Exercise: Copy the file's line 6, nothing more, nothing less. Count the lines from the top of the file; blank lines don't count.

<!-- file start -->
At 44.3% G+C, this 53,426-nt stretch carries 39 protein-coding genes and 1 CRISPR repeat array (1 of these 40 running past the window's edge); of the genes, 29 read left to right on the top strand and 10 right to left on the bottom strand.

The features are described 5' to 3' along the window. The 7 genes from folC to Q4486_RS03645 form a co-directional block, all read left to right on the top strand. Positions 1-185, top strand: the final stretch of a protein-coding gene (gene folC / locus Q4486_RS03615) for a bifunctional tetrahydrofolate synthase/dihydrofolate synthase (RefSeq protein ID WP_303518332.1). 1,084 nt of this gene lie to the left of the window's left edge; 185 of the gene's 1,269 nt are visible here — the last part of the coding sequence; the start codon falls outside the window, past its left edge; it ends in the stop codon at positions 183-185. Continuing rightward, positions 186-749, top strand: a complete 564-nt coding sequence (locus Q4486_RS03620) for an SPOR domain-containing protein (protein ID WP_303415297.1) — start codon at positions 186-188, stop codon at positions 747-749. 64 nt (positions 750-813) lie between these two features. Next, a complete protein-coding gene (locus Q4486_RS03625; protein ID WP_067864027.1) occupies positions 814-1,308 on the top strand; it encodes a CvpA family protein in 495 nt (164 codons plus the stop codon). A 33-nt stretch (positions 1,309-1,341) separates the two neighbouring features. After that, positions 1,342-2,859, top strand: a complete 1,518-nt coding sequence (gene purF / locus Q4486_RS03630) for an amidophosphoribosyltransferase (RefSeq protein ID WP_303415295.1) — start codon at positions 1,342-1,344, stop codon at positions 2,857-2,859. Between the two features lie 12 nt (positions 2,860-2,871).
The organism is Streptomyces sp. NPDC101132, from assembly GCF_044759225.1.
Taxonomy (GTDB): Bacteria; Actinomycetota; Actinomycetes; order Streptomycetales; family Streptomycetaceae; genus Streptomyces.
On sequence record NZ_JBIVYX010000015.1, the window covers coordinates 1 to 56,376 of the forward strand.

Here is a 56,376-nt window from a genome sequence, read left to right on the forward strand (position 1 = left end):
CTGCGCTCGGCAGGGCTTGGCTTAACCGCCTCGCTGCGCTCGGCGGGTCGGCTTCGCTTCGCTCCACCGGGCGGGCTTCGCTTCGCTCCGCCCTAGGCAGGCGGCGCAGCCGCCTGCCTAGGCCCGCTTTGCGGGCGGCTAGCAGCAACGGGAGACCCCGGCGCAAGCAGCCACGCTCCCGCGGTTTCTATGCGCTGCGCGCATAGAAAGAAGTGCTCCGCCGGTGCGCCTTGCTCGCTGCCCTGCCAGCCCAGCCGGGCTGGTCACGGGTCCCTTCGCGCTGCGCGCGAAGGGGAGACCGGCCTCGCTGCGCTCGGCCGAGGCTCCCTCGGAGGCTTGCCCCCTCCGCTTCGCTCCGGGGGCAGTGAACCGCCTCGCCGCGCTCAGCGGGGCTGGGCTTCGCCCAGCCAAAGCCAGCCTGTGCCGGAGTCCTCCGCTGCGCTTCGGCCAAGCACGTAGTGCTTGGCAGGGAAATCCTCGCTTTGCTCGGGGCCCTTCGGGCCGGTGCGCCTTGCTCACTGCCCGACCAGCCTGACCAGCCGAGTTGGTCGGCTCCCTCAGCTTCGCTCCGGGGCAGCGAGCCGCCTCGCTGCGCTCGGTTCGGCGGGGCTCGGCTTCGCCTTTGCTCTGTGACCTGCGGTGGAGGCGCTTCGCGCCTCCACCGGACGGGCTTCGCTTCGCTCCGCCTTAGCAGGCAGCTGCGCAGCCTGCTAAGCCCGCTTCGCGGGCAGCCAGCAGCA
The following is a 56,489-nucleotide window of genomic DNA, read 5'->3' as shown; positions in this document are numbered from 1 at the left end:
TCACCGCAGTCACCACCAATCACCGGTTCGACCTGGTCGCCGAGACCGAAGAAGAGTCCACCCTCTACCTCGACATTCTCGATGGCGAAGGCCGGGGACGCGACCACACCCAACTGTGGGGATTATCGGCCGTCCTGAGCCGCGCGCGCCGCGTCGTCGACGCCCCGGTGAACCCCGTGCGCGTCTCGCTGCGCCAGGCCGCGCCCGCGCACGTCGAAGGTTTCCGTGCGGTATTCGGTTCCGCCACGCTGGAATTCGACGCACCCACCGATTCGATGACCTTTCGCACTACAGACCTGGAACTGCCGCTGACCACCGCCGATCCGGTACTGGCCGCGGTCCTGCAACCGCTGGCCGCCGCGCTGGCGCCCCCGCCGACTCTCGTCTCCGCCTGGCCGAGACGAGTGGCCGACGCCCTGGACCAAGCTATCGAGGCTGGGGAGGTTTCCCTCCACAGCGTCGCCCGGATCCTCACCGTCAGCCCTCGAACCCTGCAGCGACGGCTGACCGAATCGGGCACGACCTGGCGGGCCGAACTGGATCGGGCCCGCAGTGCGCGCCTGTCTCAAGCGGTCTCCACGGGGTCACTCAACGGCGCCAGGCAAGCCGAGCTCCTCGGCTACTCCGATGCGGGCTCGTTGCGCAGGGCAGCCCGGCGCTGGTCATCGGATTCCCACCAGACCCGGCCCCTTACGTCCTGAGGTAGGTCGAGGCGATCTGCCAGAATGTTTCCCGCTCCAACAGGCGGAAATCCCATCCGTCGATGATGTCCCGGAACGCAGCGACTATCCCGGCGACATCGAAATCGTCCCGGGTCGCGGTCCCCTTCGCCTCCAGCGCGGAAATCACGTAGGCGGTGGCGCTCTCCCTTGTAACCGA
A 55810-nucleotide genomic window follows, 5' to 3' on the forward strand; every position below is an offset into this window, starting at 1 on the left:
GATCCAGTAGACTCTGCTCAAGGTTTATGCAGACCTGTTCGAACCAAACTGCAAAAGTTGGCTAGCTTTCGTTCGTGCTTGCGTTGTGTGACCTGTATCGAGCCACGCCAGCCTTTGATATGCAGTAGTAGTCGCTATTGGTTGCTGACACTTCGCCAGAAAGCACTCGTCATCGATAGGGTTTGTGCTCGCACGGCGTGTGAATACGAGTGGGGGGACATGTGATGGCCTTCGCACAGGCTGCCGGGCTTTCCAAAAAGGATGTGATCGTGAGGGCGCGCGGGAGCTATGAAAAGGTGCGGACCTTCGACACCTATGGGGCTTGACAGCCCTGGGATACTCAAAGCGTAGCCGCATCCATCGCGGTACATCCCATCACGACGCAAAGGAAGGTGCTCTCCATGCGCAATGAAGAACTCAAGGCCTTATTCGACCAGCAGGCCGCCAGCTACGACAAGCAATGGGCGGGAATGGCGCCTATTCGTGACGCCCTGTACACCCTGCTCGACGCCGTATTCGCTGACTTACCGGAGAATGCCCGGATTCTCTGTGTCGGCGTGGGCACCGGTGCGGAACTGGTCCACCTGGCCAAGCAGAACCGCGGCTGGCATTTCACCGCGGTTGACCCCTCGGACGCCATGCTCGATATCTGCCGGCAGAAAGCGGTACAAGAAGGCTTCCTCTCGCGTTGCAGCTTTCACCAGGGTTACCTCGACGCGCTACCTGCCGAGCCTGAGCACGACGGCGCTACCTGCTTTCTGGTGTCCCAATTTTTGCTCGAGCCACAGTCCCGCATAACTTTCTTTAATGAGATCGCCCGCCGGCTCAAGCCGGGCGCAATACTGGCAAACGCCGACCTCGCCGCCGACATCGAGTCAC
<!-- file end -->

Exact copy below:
Here is a 56,376-nt window from a genome sequence, read left to right on the forward strand (position 1 = left end):